After more than eight years of a devastating war in Yemen, one thing is clear: The Houthis remain in control of Sanaa. Saudi and Emirati airstrikes have not chased them back to the mountains, and international pressure has not forced them to capitulate at the bargaining table. In that sense, the Houthis have won the war. At this late date, the group is unlikely to be militarily or diplomatically forced out of Sanaa.
There are three major reasons for the Houthis’ victory. First, the group has been more flexible and agile than its opponents, and it has done a better job of turning enemies into allies, as opposed to the Saudi-led coalition, which has often turned allies into enemies. Second, the Houthis benefitted from a string of poor policy decisions and battlefield blunders by their opponents in the United Nations-recognized government of Yemen as well as by the Saudi-led coalition.
Finally, the Houthis took advantage of the fragmentation among their opponents. This was the case both domestically as well as regionally. On the domestic front, the various armed groups affiliated with the U.N.-recognized government, such as the Southern Transitional Council and Islah Party, had different objectives and, at times, came into conflict with one another. Regionally, Saudi Arabia and the United Arab Emirates pursued different end states and fought different wars. All of this allowed the Houthis to remain in control in Sanaa, holding territory, and, ultimately, achieving victory.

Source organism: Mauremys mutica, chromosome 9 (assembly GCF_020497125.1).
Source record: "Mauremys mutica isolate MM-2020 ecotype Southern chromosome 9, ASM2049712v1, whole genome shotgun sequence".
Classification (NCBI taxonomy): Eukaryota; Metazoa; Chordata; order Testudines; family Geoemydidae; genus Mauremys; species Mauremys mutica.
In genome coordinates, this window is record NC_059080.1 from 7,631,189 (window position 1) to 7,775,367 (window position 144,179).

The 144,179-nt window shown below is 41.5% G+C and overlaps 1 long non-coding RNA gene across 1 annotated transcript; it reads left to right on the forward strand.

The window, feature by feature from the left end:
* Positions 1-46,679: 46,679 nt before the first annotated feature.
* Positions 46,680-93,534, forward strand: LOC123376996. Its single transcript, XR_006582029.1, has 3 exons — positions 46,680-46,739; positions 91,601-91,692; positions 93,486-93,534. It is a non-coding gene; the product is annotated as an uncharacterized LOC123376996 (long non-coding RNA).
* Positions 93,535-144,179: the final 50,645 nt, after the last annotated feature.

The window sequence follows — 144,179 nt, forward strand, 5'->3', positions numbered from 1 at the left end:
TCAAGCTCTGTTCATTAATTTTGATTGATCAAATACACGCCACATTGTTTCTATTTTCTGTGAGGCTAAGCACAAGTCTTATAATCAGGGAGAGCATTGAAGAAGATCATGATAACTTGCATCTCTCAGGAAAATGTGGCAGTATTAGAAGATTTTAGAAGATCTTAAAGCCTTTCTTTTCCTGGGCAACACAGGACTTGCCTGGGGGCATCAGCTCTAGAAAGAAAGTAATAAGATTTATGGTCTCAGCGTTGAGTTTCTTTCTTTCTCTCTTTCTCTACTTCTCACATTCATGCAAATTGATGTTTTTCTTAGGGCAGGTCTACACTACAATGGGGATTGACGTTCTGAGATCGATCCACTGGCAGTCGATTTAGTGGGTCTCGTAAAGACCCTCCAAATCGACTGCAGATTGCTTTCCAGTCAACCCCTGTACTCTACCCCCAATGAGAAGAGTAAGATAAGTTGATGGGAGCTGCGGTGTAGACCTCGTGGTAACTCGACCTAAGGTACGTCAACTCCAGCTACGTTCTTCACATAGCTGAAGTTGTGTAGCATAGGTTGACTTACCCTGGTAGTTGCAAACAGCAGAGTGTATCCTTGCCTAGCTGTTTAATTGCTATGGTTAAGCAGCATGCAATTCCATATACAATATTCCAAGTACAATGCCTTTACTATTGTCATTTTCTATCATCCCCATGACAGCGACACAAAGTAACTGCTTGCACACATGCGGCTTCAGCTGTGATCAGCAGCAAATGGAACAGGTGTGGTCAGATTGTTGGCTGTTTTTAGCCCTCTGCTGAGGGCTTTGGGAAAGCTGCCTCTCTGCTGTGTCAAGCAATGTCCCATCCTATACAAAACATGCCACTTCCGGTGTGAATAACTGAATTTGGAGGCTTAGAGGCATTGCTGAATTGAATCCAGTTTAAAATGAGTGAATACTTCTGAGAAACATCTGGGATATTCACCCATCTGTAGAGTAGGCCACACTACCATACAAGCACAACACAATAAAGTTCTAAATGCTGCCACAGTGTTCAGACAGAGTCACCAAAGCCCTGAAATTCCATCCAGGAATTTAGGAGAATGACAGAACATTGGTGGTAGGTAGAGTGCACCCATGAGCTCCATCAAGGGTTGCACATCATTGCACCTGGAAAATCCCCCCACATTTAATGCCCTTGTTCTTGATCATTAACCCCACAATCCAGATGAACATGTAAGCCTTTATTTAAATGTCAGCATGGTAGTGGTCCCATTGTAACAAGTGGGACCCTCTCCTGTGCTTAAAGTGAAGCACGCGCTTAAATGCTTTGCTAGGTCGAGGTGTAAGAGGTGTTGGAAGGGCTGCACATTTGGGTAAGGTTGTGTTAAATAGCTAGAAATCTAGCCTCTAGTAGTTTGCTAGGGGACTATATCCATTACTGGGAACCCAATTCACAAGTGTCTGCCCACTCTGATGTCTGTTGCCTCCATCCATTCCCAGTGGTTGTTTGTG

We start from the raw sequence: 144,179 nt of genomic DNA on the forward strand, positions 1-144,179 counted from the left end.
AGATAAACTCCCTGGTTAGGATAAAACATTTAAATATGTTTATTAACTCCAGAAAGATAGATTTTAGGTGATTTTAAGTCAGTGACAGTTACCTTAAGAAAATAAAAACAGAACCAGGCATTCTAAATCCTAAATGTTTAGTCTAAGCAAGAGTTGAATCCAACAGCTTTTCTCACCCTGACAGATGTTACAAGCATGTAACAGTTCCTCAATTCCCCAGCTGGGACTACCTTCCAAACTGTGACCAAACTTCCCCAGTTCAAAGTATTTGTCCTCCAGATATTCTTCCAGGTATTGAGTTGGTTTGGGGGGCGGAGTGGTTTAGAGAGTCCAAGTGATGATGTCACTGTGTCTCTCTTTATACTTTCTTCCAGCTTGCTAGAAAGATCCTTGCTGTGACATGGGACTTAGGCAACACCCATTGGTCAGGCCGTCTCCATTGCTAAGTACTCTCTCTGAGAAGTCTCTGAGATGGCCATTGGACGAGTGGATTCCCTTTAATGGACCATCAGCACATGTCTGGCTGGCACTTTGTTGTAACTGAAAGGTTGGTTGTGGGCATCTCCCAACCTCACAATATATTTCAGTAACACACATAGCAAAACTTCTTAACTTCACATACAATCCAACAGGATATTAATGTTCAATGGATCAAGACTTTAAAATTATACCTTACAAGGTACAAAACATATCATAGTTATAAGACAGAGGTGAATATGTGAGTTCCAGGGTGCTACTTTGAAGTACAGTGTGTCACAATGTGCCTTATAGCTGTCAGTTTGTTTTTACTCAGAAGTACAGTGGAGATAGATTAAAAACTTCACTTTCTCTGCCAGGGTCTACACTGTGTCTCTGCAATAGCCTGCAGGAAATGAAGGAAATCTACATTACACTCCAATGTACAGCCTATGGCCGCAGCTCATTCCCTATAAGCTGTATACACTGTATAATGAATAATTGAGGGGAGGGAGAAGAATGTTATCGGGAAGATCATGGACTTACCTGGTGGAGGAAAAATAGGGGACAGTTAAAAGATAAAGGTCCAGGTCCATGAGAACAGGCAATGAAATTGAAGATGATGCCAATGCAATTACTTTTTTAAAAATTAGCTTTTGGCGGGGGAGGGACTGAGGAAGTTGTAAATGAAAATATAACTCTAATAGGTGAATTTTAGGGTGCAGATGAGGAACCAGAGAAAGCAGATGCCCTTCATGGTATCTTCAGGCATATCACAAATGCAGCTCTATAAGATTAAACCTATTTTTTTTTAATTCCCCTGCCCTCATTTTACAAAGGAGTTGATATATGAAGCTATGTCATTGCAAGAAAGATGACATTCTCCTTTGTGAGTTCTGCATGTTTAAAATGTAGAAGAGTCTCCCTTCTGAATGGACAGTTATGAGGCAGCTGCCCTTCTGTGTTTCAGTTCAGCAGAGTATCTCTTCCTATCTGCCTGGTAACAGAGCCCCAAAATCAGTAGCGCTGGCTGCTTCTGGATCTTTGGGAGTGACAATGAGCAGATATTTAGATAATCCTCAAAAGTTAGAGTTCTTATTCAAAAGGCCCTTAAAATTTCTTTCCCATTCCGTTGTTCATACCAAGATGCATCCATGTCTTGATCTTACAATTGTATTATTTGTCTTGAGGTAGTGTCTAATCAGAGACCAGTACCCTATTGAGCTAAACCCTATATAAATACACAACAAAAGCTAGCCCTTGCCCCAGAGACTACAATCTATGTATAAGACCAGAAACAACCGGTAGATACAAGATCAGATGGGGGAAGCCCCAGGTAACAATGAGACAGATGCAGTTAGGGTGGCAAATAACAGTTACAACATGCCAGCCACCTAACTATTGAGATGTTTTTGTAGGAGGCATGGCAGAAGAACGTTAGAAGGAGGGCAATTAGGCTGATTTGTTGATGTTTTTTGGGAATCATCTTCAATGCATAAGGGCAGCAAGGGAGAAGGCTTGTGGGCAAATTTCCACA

However, the Houthis have created significant challenges for themselves that will be difficult to overcome in a postconflict scenario. The three most pressing pertain to governance, the economy, and domestic allies. The Houthis have not governed effectively or transparently, they lack the economic base to support an independent state, and they have alienated power centers, particularly many of Yemen’s tribes, whose support they may soon need. In short, the Houthis will be more vulnerable after the full withdrawal of Saudi and Emirati forces than they have been at any time during the war.
Read full paper